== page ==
But again, the railgun literature strongly indicates that these are challenges for engineering, not basic science. The Navy is interested in railgun technology as a potential solution to the rising challenges of surface fleet air defense and, especially, cruise and ballistic missile defense. Ironically, the otherwise-disastrous Zumwalt-class destroyer—which is now a $4 billion-per-copy pocket battleship—would make a practical platform for a railgun-based system. The ship is huge for a “destroyer”; at almost 15,000 tons it’s almost twice the size of the current Arleigh Burke-class ships. And it has an electric engine that can not only drive the ship at 30 knots, but also generate huge amounts of additional electricity. The Navy originally planned to buy 32 Zumwalts, but the program has long since run aground—because of its technological and cost problems, but also, most importantly, because the ship was misconceived—and halted at just three. To redesign and revive the project would involve great further expense and be an engineering risk, surely. But it could also result in fielding a game-changing technology that would go far toward solving the “anti-access” problem posed by the growing arsenals of Chinese, Russian, and Iranian anti-ship missiles within the next decade rather than several decades. There is no reason to believe that designing a new class of ships would be any less expensive; indeed it is irrational to think that starting over would save money.
On a smaller scale, electromagnetic guns might become the main armaments on tanks and howitzers. While all the same challenges would recur and be compounded by the need to reduce both the source of the electricity and the storage device to the size of a ground combat vehicle, the fundamental engineering challenges are the same as for ships. And the Army already is experimenting with modifying existing howitzers to shoot the same projectile as an electromagnetic weapon. “It turns out that powder guns firing the same hypervelocity projectiles gets you almost as much as you would get out of the electromagnetic rail gun, but it’s something we can do much faster,” says Deputy Defense Secretary Robert Work, who has been held over from the Obama Administration to ensure continuity in defense planning. “We are [saying to the next administration]: ‘Look, we believe this is the place where you want to put your money, but we’re going to have enough money in there for both the electromagnetic rail gun and the powder gun.’”
A related development, also resulting from the ability to generate and store immense amounts of power, that is on the cusp of science fiction and reality is the prospect of using directed energy itself as a weapon. Indeed, some low-level forms of directed energy have been employed by the military for some time: microwave systems that heat the water in skin cells, causing irritation, have been used as a crowd-control measure; microwaves also have been fielded to fry enemy electronic systems. Even the radars on combat aircraft may have limited applications in disrupting the sensors of attacking missiles. And, as far back as 2002, the U.S. Air Force began flying an “Airborne Laser”—basically, a giant high-energy chemical laser stuffed inside a 747 commercial aircraft body—as a missile defense test system. In January 2010 the system successfully passed an intercept test and a month later destroyed two targets in a single engagement. But shortly thereafter, amid one of the many rounds of defense budget reductions during the Obama Administration, the effort was scrapped. In many ways, fielding the system as designed was a bad idea—the laser itself needed to be more powerful and would have required a large and vulnerable aircraft to fly within range of enemy air defenses—but the underlying concept was sound and indicative that such systems were technologically feasible, if tactically immature. Also, it was clear that using electricity rather than chemistry as a power source was a better solution.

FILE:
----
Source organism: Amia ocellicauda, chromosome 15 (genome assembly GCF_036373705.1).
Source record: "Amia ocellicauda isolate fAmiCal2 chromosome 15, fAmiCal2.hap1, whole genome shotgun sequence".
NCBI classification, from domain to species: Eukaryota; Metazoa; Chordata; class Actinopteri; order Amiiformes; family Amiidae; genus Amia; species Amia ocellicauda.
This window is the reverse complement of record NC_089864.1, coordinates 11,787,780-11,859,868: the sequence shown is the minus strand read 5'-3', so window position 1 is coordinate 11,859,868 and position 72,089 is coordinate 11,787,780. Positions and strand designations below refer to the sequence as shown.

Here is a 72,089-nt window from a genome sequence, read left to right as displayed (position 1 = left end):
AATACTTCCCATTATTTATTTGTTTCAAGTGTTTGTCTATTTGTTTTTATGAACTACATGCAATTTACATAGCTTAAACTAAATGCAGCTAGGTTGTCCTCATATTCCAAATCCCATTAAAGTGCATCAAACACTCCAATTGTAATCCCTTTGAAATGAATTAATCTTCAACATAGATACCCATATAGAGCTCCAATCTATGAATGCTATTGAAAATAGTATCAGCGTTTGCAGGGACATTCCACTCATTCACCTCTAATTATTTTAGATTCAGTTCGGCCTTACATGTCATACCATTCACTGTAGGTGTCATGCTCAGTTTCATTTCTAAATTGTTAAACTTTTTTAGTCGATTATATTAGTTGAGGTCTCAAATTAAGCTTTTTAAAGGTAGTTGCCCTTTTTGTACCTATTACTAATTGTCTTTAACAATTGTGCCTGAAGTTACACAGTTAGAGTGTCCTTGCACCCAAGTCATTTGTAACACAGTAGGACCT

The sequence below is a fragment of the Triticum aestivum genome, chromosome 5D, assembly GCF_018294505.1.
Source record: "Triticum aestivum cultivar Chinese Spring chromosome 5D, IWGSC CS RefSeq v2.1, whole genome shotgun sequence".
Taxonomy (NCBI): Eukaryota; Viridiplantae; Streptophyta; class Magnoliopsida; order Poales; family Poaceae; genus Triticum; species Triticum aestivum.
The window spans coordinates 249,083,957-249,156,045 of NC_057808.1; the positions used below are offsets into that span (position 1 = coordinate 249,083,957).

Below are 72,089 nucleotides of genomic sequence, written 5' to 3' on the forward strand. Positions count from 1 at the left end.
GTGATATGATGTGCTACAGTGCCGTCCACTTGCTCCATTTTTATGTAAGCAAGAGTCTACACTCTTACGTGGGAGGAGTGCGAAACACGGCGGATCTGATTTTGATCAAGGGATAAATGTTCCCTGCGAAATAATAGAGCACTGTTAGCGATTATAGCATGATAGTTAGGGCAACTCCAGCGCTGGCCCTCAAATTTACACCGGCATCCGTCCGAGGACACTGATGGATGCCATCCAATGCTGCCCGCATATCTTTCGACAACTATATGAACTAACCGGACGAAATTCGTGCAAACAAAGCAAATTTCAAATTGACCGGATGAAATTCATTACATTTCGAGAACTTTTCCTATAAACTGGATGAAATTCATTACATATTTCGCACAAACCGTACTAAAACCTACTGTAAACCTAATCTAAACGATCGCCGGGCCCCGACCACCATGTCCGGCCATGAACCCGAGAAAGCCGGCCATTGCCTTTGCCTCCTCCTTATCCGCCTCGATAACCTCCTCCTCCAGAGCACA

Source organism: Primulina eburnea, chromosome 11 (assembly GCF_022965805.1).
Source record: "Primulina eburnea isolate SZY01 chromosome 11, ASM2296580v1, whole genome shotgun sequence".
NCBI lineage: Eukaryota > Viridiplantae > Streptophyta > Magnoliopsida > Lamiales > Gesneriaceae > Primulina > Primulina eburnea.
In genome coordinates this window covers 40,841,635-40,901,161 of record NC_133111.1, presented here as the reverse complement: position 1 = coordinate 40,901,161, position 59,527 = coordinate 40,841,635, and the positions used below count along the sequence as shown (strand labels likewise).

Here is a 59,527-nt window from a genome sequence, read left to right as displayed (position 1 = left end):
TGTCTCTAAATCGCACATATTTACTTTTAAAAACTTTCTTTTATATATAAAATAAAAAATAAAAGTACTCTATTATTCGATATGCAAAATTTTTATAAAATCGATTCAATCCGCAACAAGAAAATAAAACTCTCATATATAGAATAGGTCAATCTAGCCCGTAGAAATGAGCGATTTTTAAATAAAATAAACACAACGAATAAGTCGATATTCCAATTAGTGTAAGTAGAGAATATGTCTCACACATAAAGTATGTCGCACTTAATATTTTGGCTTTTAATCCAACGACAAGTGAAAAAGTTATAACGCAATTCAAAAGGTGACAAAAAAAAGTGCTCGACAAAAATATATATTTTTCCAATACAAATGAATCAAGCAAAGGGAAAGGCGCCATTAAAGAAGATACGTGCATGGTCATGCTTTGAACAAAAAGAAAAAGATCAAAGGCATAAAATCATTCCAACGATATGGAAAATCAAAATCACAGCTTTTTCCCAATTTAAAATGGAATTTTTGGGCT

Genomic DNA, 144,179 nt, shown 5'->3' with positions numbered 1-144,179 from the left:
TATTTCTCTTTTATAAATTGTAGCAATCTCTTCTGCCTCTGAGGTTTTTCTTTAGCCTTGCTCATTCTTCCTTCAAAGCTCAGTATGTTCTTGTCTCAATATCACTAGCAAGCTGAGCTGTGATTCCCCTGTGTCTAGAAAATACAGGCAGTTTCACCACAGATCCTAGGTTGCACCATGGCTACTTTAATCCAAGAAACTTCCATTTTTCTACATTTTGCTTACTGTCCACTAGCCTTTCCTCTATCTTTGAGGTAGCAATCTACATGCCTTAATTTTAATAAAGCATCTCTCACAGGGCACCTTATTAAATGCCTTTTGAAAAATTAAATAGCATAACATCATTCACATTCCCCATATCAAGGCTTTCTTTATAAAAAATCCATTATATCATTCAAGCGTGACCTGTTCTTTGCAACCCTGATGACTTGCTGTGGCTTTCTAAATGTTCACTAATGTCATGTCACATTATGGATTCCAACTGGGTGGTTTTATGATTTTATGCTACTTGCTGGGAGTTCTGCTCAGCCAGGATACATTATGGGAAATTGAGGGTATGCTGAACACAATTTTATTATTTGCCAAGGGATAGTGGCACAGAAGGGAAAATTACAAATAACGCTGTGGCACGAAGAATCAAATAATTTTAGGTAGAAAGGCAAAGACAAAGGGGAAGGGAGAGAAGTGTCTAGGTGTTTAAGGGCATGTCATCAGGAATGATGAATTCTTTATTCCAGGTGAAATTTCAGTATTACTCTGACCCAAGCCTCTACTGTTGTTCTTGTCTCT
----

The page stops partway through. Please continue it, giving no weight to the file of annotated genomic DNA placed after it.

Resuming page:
Electromagnetic guns, hypersonic projectiles or even directed energy death rays would by themselves not necessarily constitute a revolution in warfare. But these technologies could yield a substantial increase in the capabilities of a wide variety of legacy platforms—and, importantly, again provide U.S. forces with a significant battlefield edge. Most of all, such investments could get the American military back in the habit of continuous modernization and the operational innovation that comes from actually fielding new capabilities. The enthusiasts for “transformation” of the past generation have been looking through the wrong end of the telescope; their model of innovation was that, starved of funds, the U.S. armed services would have to think of new ways to fight. But, through history, the process of change in war has been one that more frequently rewards practical tinkering—matching organizations and doctrine to technologies—more than bold conceptualization. Imagining the tank or the fighter aircraft was the basis for a revolution, but to realize it demanded their integration into combined-arms formation and figuring out how to keep that organization supplied with fossil fuel.
Finally, the experience of recent decades ought to debunk the transformationists’ idea that the United States could afford a geopolitical “strategic pause” to pursue a strategy of innovation. Nor can a global power afford an “offset” approach. To paraphrase the Beatles one last time: Evolution is the real solution. And you can see the plan.